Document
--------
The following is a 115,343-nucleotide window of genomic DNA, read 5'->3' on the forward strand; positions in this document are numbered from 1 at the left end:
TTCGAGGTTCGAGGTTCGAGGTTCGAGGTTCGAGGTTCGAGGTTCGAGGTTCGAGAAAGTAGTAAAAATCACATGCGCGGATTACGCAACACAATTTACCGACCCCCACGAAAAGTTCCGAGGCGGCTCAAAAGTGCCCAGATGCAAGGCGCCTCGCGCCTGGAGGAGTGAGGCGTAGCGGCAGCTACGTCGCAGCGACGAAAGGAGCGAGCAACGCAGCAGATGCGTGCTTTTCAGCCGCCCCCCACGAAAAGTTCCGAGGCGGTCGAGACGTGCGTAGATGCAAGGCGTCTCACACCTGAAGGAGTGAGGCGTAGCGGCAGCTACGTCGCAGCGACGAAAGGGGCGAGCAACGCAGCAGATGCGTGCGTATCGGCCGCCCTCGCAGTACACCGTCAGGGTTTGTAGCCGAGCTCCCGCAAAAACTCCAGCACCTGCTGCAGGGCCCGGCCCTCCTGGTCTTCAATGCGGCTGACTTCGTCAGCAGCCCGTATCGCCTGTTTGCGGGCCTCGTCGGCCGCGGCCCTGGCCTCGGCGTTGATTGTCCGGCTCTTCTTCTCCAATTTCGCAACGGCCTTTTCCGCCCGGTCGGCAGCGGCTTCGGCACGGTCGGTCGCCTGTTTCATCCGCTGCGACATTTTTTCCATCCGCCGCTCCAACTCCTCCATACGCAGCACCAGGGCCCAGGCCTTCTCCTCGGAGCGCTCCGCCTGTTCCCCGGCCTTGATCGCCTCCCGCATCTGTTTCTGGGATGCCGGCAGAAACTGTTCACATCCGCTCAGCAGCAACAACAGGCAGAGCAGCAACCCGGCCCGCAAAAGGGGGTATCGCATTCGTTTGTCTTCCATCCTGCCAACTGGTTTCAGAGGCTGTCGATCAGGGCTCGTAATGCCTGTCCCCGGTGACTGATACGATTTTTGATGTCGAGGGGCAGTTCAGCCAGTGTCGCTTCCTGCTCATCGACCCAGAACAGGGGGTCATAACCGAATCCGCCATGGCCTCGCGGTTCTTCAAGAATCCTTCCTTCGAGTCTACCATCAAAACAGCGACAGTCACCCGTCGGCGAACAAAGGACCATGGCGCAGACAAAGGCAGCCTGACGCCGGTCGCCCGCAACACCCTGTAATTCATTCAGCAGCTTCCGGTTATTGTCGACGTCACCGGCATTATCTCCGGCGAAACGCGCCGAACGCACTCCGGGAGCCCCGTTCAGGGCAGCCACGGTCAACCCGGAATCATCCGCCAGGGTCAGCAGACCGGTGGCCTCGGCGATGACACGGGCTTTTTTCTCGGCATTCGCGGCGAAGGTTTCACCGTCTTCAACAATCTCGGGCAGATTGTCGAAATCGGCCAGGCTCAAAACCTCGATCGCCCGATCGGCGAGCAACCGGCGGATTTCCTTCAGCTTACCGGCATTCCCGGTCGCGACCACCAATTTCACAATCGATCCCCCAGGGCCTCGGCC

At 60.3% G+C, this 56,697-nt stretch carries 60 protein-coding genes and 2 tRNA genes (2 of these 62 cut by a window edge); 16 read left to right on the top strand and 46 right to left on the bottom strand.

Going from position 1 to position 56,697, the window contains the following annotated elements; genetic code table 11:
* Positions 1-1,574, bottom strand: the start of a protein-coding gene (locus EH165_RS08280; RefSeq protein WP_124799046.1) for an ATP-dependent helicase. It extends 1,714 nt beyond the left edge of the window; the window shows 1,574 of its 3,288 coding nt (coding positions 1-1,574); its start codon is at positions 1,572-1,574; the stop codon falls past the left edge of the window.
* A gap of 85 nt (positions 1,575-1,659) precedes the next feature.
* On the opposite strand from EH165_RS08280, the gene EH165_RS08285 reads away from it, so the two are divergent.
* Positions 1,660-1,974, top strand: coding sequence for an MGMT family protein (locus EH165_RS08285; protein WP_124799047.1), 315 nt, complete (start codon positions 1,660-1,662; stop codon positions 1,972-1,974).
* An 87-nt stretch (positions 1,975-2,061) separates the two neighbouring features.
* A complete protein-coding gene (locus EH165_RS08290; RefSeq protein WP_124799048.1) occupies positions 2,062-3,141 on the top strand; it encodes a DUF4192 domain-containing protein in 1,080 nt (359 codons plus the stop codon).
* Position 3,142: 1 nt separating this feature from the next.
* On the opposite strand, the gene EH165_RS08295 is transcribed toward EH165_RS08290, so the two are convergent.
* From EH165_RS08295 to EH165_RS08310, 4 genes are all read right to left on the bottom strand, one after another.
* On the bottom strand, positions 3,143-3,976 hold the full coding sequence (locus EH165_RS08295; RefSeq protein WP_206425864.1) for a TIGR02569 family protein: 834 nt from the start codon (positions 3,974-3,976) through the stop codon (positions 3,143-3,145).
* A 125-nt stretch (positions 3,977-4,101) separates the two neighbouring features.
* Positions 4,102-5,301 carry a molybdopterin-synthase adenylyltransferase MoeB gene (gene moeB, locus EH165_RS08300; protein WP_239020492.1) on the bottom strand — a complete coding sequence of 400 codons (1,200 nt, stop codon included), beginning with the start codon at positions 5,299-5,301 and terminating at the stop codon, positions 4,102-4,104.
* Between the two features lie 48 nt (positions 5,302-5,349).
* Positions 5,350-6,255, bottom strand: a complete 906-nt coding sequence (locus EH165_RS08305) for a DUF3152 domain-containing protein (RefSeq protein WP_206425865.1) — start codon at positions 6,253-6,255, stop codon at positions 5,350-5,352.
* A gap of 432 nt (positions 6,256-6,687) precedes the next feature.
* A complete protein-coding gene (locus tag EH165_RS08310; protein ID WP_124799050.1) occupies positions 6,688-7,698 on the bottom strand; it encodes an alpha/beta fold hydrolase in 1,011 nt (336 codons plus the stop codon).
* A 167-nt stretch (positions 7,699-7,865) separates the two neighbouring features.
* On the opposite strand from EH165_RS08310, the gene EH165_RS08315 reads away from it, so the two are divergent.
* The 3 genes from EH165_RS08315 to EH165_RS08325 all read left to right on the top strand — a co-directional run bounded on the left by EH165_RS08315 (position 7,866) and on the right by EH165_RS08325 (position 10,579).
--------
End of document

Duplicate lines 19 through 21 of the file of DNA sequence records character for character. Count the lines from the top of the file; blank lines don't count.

* A gap of 432 nt (positions 6,256-6,687) precedes the next feature.
* A complete protein-coding gene (locus tag EH165_RS08310; protein ID WP_124799050.1) occupies positions 6,688-7,698 on the bottom strand; it encodes an alpha/beta fold hydrolase in 1,011 nt (336 codons plus the stop codon).
* A 167-nt stretch (positions 7,699-7,865) separates the two neighbouring features.